Research on Open Data and Transparency

Leave a comment

11 thoughts on Donald Trump, Transparency and Records

Donald_Trump_signs_orders_to_green-light_the_Keystone_XL_and_Dakota_Access_pipelinesDonald Trump with several fellow white supremacist colleagues staff

(i) Donald Trump’s tweets are presidential records.

(ii) If they are records, are they then Impeachable Tweets? This article argues that ‘Trump’s admissions on social media alone provide enough material for Congress to remove him’.

(iii) There are a group of officials in the white house taping Trump’s documents back together. This is probably worth repeating in italics: There are a group of officials in the white house taping Trump’s documents back together. This ‘painstaking process; is apparently the ‘result of a clash between legal requirements to preserve White House records and President Donald Trump’s odd and enduring habit of ripping up papers when he’s done with them — what some people described as his unofficial “filing system.” So ‘armed with rolls of clear Scotch tape, Lartey and his colleagues would sift through large piles of shredded paper and put them back together, he said, “like a jigsaw puzzle.”

(iv) FOIA is getting worse in terms of response, delay and blocking.

(v)FOIA is not popular: AG William Barr complained, in a rather bizarre speech (does he make others?), about the ‘harassment’ of questions and subpoenas about these sill questions about whether the president was making illegal deals to undermine US democracy:

The costs of this constant harassment are real.  For example, we all understand that confidential communications and a private, internal deliberative process are essential for all of our branches of government to properly function.  Congress and the Judiciary know this well, as both have taken great pains to shield their own internal communications from public inspection.

He went on to complain that letting the public ask what was happening stopped government doing valuable work for the public. The people were getting in the way of the people.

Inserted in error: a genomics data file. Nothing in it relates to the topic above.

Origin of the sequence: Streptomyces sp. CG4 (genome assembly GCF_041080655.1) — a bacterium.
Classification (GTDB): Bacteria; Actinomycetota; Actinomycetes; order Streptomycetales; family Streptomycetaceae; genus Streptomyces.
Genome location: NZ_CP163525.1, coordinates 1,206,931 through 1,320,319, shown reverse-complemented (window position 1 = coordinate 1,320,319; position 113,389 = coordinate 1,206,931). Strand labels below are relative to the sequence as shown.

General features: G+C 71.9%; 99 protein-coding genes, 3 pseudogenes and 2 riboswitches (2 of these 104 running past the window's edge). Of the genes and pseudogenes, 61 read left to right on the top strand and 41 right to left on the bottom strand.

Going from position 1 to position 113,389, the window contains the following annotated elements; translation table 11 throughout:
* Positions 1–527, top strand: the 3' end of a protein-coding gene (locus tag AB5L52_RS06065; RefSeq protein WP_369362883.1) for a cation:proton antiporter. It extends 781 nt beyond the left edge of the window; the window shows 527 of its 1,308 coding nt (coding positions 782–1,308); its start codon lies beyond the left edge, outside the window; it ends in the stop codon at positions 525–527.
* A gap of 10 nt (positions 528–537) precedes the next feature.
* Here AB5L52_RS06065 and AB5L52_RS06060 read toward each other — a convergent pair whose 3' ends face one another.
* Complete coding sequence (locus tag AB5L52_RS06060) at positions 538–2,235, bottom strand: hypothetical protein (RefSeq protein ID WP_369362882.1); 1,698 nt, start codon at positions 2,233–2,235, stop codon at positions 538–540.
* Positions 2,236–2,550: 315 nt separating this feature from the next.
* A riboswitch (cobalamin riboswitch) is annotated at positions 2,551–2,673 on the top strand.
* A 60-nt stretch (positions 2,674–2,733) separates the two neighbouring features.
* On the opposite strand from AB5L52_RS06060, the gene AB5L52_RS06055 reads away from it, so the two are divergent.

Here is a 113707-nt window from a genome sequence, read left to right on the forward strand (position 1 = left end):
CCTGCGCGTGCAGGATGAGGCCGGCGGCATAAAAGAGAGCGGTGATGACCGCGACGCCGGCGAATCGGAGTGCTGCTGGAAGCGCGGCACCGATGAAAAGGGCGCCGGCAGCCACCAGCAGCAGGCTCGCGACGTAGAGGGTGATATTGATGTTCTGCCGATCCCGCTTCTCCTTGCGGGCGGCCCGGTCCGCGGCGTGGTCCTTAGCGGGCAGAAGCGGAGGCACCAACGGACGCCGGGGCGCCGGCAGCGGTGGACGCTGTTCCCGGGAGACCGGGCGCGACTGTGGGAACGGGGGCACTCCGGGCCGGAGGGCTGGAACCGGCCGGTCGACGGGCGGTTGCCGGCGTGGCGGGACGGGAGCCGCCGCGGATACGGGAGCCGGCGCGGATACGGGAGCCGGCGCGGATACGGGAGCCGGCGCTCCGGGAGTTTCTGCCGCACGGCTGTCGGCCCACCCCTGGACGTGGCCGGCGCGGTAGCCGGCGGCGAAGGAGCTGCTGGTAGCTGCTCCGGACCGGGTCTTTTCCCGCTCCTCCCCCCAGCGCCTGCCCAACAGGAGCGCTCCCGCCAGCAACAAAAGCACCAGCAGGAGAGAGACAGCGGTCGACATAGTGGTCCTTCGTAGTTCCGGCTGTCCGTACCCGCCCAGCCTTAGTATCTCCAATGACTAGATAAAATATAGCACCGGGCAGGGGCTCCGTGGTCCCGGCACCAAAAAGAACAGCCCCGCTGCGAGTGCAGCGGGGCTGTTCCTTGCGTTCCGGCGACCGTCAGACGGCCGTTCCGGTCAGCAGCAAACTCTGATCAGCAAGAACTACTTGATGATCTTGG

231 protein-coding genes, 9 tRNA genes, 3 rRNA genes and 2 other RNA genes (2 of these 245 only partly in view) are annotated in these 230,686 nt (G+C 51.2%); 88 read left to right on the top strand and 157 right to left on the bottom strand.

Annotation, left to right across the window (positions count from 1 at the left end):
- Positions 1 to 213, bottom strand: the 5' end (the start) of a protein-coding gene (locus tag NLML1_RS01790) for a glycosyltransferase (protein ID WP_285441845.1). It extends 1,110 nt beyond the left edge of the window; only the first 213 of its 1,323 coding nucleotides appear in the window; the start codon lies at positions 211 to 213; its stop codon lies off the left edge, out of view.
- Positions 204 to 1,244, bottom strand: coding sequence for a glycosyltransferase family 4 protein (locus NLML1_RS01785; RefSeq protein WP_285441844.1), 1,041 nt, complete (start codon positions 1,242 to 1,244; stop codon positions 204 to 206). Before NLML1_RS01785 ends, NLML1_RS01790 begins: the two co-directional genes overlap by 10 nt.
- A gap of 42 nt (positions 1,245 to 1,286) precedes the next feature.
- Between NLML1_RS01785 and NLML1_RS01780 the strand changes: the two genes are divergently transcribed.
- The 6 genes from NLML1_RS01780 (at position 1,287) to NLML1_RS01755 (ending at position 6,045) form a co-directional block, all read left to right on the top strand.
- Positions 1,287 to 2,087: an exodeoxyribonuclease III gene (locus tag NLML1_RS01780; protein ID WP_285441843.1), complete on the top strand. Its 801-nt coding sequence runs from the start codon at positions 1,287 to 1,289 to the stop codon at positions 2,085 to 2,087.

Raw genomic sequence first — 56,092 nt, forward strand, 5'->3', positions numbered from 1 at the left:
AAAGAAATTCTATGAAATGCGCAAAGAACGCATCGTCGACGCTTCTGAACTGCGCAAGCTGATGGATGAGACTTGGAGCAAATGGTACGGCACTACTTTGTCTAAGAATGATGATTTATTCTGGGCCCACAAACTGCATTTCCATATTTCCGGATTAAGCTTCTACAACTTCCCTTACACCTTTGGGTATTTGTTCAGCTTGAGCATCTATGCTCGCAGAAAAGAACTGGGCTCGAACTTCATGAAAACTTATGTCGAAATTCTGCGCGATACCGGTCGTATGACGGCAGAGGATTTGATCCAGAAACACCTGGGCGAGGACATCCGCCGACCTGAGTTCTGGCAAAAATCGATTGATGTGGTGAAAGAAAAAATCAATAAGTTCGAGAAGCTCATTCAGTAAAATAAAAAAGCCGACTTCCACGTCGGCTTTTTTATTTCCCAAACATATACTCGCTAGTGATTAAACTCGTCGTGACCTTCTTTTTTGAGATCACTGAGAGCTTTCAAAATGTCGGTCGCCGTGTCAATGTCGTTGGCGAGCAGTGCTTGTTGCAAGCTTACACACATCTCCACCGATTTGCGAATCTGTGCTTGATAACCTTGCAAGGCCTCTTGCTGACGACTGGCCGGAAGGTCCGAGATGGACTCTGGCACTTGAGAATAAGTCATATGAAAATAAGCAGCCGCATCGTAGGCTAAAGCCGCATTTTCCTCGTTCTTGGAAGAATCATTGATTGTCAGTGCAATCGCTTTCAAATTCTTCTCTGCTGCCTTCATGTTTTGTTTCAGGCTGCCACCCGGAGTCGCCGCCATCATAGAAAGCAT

There is no FOIA for Congress or the Courts. Yet Congress has happily created a regime that allows the public to seek whatever documents it wants from the Executive Branch at the same time that individual congressional committees spend their days trying to publicize the Executive’s internal decisional process. That process cannot function properly if it is public, nor is it productive to have our government devoting enormous resources to squabbling about what becomes public and when, rather than doing the work of the people.

(vi) FOIA is not popular part 2: Some hugely experienced officials and diplomats were assigned to FOIA duties as punishment and retaliation for their work with Obama, according to this IG report:

In two of the other four cases the IG investigated, career civil servants (“employees two and three”) alleged that Trump administration officials retaliated against them for their supposed ties to the previous administration and its policies. They did so by assigning them to rote administrative work reviewing Freedom of Information Act (FOIA) requests despite their extensive foreign policy experience and the utility they could have provided to a policy office.

(vii) FOIA is making things worse for Trump part 1: emails have revealed Pompeo-Giuliani contacts. Everyone is being dragged into the vortex.

(viii) FOIA is making things worse for Trump part 2: Watchdog Property of the People used FOIA to expose the fact that there were ‘about $138,000 in Department of Defense payments to Mar-a-Lago and other Trump properties, over $1,700 in General Services Administration payments to the Trump International Hotel in D.C. and other Trump properties’. These payments ‘are strong evidence of Trump’s violation of the Domestic Emoluments Clause, and they belong in any forthcoming articles of impeachment’.

(viv) FOIA is making things worse for Trump part 3: it has also opened up Trump’s real estate dealings.

(x) And I haven’t yet mentioned his tax returns that were subject to a new law in California (now struck down) and now await the verdict of the Supreme Court.

(xi) Or the fact that several members of his own family have been accused of evading records laws by using private emails. Including Stephen Miller, whose earlier email habits consisted of firing off far-right talking points.